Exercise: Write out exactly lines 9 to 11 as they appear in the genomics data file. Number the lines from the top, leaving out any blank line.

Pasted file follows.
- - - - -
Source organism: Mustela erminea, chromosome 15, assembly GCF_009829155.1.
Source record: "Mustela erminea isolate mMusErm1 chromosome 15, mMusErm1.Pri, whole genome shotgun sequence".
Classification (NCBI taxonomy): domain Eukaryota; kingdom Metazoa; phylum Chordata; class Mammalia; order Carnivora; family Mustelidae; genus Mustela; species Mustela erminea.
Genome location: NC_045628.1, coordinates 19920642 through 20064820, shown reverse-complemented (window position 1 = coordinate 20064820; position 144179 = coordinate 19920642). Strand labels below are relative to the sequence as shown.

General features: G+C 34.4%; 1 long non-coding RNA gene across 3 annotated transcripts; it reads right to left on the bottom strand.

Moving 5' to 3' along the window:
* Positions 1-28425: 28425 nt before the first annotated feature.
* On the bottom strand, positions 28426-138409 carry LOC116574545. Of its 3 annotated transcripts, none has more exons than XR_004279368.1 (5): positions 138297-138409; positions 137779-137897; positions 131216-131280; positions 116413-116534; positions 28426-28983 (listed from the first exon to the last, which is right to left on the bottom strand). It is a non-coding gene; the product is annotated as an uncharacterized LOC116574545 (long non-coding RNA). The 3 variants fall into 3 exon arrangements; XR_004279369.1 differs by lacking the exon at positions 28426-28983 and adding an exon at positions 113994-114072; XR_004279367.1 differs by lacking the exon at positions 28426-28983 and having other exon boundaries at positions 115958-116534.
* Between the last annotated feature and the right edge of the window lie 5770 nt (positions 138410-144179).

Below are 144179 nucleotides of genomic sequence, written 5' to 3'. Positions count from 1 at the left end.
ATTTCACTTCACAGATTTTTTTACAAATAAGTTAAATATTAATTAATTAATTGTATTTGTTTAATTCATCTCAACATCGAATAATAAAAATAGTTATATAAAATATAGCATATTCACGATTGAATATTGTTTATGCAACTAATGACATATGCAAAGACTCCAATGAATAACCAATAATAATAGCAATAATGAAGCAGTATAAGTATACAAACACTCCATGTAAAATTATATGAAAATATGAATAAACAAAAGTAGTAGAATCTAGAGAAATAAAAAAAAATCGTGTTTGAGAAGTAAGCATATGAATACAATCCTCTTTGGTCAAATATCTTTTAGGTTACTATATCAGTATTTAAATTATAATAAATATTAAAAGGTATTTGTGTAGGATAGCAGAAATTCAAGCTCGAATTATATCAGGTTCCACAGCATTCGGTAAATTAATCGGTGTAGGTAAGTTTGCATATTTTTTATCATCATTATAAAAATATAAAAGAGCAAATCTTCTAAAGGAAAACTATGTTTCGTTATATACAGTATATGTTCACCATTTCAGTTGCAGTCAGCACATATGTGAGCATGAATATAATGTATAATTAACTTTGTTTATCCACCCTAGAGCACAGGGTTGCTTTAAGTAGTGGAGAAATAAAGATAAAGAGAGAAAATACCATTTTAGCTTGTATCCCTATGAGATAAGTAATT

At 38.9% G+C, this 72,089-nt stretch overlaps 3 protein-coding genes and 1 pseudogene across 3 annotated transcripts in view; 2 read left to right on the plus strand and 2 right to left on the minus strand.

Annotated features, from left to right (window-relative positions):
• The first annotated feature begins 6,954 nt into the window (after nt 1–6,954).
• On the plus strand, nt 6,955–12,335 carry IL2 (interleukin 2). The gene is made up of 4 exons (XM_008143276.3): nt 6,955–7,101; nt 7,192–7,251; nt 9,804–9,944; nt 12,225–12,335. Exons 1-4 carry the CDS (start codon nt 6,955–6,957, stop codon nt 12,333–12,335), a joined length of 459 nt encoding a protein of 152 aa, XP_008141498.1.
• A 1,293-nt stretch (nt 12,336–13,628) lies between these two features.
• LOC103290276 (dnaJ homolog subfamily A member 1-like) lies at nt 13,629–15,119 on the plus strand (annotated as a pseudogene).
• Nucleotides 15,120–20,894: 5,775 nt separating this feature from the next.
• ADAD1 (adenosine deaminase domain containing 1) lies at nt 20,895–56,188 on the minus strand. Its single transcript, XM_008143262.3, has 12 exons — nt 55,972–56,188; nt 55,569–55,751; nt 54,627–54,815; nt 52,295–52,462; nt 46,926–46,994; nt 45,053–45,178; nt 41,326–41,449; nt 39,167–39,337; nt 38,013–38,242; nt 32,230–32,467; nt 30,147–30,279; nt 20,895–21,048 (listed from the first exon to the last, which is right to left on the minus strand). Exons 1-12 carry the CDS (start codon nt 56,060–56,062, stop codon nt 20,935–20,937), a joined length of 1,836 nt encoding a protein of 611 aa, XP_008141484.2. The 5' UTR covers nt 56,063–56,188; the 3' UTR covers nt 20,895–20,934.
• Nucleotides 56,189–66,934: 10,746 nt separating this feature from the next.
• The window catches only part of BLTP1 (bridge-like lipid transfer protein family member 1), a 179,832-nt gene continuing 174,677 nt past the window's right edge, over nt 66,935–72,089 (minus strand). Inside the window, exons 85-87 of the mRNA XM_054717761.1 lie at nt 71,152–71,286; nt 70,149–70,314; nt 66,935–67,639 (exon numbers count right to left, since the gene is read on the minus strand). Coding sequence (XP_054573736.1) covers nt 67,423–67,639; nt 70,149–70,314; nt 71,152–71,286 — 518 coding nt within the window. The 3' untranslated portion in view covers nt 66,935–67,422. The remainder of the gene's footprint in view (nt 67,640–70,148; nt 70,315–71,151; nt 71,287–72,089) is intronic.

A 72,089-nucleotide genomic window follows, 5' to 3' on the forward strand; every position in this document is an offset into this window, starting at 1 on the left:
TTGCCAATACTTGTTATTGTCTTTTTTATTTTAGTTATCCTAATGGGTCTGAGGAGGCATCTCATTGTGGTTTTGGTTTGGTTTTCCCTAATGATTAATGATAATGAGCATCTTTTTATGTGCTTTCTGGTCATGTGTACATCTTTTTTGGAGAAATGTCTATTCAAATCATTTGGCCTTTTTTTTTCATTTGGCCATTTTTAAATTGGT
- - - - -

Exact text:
* Between the last annotated feature and the right edge of the window lie 5770 nt (positions 138410-144179).

Below are 144179 nucleotides of genomic sequence, written 5' to 3'. Positions count from 1 at the left end.
ATTTCACTTCACAGATTTTTTTACAAATAAGTTAAATATTAATTAATTAATTGTATTTGTTTAATTCATCTCAACATCGAATAATAAAAATAGTTATATAAAATATAGCATATTCACGATTGAATATTGTTTATGCAACTAATGACATATGCAAAGACTCCAATGAATAACCAATAATAATAGCAATAATGAAGCAGTATAAGTATACAAACACTCCATGTAAAATTATATGAAAATATGAATAAACAAAAGTAGTAGAATCTAGAGAAATAAAAAAAAATCGTGTTTGAGAAGTAAGCATATGAATACAATCCTCTTTGGTCAAATATCTTTTAGGTTACTATATCAGTATTTAAATTATAATAAATATTAAAAGGTATTTGTGTAGGATAGCAGAAATTCAAGCTCGAATTATATCAGGTTCCACAGCATTCGGTAAATTAATCGGTGTAGGTAAGTTTGCATATTTTTTATCATCATTATAAAAATATAAAAGAGCAAATCTTCTAAAGGAAAACTATGTTTCGTTATATACAGTATATGTTCACCATTTCAGTTGCAGTCAGCACATATGTGAGCATGAATATAATGTATAATTAACTTTGTTTATCCACCCTAGAGCACAGGGTTGCTTTAAGTAGTGGAGAAATAAAGATAAAGAGAGAAAATACCATTTTAGCTTGTATCCCTATGAGATAAGTAATT